There has been a rumour circulating that Martin Amis, Britain’s ‘greatest living novelist’, had lost his marbles. In the Eighties, Amis was the anti-nuclear darling of English letters. He spliced up the decade of greed in a glitter of satirical wordplay, to the beat of what his father Kingsley called ‘fucking fool’ politics. But with the Nineties, dentistry and divorce, Amis junior entered a period of experimental literature, and then – post 9/11- made some extraordinarily colourful rants about Islamism in the national press.
Last year, he popped up on BBC TV’s Question Time suggesting that the murder of Alexander Litvinenko sprang from the ‘Asiatic’ origin of Russians (you what, Mart?). Suddenly, commentators were arguing that he and Melanie Phillips were level pegging in the ‘lost it’ stakes: Mart had gone from right-on to neo-con and there was not a damn thing media London could do about it. Now, matters have come to a head. A couple of weeks ago, Marxist critic Terry Eagleton published an account of Amis’ post-9/11 essays which described them as the ‘ramblings of a BNP thug’. The press leapt upon Eagleton’s attack with glee, kicking at Amis until he was forced to write a letter defending himself to the Guardian.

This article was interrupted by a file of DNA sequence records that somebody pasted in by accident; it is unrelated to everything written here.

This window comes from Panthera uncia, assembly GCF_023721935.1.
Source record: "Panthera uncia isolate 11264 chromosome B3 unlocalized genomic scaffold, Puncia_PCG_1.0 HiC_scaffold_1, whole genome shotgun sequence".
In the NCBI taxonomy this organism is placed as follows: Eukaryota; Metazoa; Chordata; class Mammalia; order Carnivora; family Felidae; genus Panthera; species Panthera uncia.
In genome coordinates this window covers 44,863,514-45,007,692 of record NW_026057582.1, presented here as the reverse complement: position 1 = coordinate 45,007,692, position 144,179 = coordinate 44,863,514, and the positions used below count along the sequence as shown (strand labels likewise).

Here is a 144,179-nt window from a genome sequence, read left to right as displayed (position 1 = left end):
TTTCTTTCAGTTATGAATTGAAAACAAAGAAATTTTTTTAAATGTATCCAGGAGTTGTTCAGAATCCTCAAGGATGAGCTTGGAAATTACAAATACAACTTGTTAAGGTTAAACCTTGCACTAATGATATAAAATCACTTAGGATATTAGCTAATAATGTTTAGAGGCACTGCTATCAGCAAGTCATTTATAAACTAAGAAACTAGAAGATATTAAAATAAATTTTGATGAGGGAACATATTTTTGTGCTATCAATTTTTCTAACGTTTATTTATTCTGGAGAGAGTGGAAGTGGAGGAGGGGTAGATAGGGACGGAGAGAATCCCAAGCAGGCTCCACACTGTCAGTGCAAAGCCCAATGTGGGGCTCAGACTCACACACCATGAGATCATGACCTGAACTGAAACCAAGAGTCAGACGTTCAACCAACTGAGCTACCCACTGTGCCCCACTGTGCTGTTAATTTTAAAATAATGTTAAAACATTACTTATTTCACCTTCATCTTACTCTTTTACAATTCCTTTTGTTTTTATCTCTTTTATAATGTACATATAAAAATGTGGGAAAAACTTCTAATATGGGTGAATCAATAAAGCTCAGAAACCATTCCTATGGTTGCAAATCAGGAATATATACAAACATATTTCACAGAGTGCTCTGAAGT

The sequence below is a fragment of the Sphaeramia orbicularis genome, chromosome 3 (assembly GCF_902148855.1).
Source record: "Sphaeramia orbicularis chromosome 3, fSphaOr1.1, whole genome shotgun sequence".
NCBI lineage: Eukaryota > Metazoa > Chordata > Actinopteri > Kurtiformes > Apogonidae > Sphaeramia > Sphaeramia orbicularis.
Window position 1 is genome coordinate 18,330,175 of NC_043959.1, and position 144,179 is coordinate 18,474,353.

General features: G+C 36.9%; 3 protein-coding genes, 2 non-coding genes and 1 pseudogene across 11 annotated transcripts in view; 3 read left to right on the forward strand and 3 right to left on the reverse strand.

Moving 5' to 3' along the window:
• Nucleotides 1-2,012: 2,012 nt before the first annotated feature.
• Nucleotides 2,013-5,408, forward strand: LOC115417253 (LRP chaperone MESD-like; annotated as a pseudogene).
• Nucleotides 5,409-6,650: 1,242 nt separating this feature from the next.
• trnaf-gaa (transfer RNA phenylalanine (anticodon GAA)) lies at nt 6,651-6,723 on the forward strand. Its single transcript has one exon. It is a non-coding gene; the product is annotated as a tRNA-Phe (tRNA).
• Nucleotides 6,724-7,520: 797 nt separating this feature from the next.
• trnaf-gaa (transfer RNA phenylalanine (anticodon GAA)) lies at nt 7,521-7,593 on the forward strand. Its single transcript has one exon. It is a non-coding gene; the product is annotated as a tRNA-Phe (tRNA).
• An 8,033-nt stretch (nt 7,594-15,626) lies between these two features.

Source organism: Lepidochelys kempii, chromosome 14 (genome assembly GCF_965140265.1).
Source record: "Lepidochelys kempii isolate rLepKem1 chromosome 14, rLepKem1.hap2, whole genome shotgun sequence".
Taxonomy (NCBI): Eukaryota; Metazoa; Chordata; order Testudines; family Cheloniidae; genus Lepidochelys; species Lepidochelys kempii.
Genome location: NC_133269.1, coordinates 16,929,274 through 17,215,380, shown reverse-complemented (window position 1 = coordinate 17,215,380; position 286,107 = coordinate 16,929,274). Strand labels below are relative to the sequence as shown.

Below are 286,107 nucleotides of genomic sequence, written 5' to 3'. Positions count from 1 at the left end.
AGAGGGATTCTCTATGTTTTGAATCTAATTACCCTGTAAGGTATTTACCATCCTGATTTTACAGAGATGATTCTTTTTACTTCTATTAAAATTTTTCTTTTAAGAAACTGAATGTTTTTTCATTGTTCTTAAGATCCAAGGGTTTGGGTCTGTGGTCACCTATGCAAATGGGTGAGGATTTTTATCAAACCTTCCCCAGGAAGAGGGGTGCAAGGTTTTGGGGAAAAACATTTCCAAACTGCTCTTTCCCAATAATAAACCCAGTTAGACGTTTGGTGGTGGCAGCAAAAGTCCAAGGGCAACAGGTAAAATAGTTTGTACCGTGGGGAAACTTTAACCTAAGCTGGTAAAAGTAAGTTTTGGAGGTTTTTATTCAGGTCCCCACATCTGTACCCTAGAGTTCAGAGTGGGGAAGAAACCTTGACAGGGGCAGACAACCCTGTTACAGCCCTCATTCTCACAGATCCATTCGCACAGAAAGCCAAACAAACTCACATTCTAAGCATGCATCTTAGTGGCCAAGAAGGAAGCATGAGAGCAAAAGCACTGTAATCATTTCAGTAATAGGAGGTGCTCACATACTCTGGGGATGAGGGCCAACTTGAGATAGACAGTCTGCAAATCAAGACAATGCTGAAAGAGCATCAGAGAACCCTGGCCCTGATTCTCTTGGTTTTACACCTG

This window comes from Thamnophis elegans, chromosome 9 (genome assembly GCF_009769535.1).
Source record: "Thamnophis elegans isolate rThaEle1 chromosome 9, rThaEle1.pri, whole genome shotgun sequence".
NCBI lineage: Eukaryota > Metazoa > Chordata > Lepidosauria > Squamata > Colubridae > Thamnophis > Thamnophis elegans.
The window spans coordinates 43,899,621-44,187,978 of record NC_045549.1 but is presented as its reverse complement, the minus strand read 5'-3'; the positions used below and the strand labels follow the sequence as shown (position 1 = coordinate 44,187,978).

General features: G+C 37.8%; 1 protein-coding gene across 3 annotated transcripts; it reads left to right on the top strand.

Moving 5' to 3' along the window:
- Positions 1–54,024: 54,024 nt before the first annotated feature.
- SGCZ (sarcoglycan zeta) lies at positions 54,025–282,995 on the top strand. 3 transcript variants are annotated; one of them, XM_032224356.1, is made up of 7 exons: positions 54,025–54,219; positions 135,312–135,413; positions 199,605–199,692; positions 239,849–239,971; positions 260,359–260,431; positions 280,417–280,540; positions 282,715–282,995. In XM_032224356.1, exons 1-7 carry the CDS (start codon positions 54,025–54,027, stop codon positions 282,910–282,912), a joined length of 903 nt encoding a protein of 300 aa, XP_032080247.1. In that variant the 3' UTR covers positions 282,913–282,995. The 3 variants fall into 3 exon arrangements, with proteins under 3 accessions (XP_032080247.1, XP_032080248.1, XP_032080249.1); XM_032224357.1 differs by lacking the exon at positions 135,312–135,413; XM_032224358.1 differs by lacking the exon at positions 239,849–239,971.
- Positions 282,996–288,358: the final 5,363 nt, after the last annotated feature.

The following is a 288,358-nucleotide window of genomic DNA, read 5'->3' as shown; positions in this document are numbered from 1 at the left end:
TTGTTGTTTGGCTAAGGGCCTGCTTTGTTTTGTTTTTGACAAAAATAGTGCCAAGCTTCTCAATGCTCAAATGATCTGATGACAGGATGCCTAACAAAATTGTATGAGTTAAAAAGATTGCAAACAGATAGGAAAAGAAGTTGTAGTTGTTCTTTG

Amis’ literary reputation, meanwhile, has gone the same way as the World Trade Center.